> instead of recognizing a subset of users who enjoy social media and offering a better product, Plus focused on offering the same product.
FWIW, that misses the obvious reason for Google having a social media platform in the first place. What would be the point - in Google's view - of G+ obtaining a "subset" of users, say 10% to 20%, when FB has the other 80%-90%? Would that make *advertisers*, Google's main revenue stream, sit up and take notice? Doubtful - it may even have the *opposite* effect, where advertisers *lose* confidence in Google's ability to attract eyes. Advertising revenue is the #1 goal; users enjoying a Google or FB product for its own sake, or finding it useful, is just the means to that end, simple as that.
The problem with a business model where you give products away for free in return for advertising revenue is a big one. Look at newspapers. If you don't get **enough eyes**, it makes the product unviable. But this is the kicker: It's not whether it's enough eyes for you, the company making the product; it's whether it's enough eyes to give advertisers the *impression* that your space is a good return on investment. When it comes to investment in advertising space, it's all about *perception* of value. To give customers (ie. the advertisers) a perception of value in advertising on G+, it needs a definite minimum market share. Otherwise it's not perceived as worthwhile, when FB is the market leader for advertising to certain demographics.
Google used to be the king of advertising on the Internet, before FB came along. It's much harder to sell your product when clients realise you're no longer the "go-to guy" in your field any more. Particularly - and this is key - since FB can give advertisers very *focussed* advertising space, knowing so much detail about its users - age, sex, what they like, etc. Google sort of has that too - by analysing searches - but it's not as definite, as easily provable, as knowing who actually likes certain thing, not just searches on them for whatever unknown reason.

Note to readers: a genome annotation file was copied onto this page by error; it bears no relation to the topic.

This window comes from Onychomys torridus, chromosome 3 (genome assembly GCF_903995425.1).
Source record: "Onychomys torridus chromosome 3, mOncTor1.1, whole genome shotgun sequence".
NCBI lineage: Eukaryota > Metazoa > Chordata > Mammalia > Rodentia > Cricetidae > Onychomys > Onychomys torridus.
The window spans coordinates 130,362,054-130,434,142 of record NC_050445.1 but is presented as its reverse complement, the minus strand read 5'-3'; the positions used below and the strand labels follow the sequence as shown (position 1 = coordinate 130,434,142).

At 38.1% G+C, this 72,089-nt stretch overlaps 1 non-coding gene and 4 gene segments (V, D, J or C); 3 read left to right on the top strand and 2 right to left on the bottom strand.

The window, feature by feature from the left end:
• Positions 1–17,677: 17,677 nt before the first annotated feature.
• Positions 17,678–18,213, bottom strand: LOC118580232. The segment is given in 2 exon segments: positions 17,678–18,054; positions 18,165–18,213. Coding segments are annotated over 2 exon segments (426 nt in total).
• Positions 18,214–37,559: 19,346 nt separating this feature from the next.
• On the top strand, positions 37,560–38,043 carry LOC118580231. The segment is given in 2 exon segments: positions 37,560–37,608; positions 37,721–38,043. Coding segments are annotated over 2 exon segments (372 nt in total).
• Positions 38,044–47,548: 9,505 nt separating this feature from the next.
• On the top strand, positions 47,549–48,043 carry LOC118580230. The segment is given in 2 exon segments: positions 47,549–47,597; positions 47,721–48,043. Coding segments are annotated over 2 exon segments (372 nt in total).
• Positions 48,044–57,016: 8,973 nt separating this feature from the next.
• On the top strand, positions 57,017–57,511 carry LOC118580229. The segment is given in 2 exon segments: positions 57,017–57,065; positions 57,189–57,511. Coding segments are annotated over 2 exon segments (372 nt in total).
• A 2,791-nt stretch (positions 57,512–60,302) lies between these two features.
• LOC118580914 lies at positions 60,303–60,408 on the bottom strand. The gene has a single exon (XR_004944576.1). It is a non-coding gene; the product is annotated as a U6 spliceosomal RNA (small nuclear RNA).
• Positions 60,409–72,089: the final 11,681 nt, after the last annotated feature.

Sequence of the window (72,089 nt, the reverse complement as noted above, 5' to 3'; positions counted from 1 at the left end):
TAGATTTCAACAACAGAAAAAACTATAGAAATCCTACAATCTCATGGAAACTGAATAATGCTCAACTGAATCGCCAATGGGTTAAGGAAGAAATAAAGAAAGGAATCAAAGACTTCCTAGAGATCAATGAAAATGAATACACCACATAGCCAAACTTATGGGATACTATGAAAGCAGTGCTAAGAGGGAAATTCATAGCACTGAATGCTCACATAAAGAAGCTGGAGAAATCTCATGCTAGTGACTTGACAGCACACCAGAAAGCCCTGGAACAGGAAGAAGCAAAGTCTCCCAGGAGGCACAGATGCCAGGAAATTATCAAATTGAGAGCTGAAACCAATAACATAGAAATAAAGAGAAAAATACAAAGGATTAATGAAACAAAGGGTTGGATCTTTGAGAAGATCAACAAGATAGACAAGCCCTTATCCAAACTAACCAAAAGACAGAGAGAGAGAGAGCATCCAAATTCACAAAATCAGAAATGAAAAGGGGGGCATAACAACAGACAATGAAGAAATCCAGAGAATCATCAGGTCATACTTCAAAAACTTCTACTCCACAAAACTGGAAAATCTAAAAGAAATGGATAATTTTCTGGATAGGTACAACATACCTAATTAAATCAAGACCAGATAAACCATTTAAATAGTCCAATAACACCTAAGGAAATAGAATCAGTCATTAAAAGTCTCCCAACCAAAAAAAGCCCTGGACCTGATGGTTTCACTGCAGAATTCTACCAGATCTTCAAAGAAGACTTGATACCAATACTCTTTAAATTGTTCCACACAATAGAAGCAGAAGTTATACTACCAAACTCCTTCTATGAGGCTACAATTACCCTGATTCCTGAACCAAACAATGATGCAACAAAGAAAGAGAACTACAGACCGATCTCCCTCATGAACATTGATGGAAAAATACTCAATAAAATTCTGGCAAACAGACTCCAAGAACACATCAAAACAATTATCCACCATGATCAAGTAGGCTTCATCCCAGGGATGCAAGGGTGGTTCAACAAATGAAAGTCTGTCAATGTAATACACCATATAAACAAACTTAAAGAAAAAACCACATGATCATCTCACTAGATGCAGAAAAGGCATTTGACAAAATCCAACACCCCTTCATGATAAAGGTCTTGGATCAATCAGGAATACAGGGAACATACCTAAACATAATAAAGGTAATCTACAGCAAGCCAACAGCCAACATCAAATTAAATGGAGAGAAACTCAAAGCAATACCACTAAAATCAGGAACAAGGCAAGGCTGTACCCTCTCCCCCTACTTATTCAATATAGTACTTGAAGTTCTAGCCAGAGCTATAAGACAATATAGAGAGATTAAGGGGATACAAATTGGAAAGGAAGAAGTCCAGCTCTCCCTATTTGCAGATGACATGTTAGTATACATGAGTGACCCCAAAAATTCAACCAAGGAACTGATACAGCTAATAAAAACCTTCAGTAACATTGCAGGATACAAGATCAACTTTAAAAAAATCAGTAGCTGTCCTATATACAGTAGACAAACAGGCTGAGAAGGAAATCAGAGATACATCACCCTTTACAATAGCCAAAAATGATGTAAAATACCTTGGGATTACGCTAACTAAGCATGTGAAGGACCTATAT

Also I think Google is (rightly) worried about the future of Facebook technology in general. Why else is Google investing heavily in other products, like self-driving cars, watches, Android, etc? Believe me, under all this fancy product hooplah, there is a fierce battle going on between Apple, MS, Google and FB for the possession of user data for advertisers.
What Google has lost to Facebook, they're trying to make up by saying to advertisers, "look, now we know everyone's movements and usage data in Android phones!" - they won that battle with Apple at least - Android market share is at least 50%.
So it's easy to see why the plan was to attract a *significant* % of FB users to G+. A small subset is *useless* to Google, as it does not improve their standing with advertisers - it has to be a significant slice, or there's no point. The pressure on execs to achieve that must have been enormous.
Google is being "attacked" from all sides in the data-gathering game, from MS, Apple, FB, etc. How all that affects Google's standing with advertisers is what guides Google's choices about what products they focus on.
Anyway, I think they've learned some valuable (though bleedingly obvious to many) lessons about user adoption. A major one is don't shove a product down people's throats - that only pisses off your users, even the loyal ones, undermining efforts to make it "popular". Google, of all companies, should know the value of "natural results".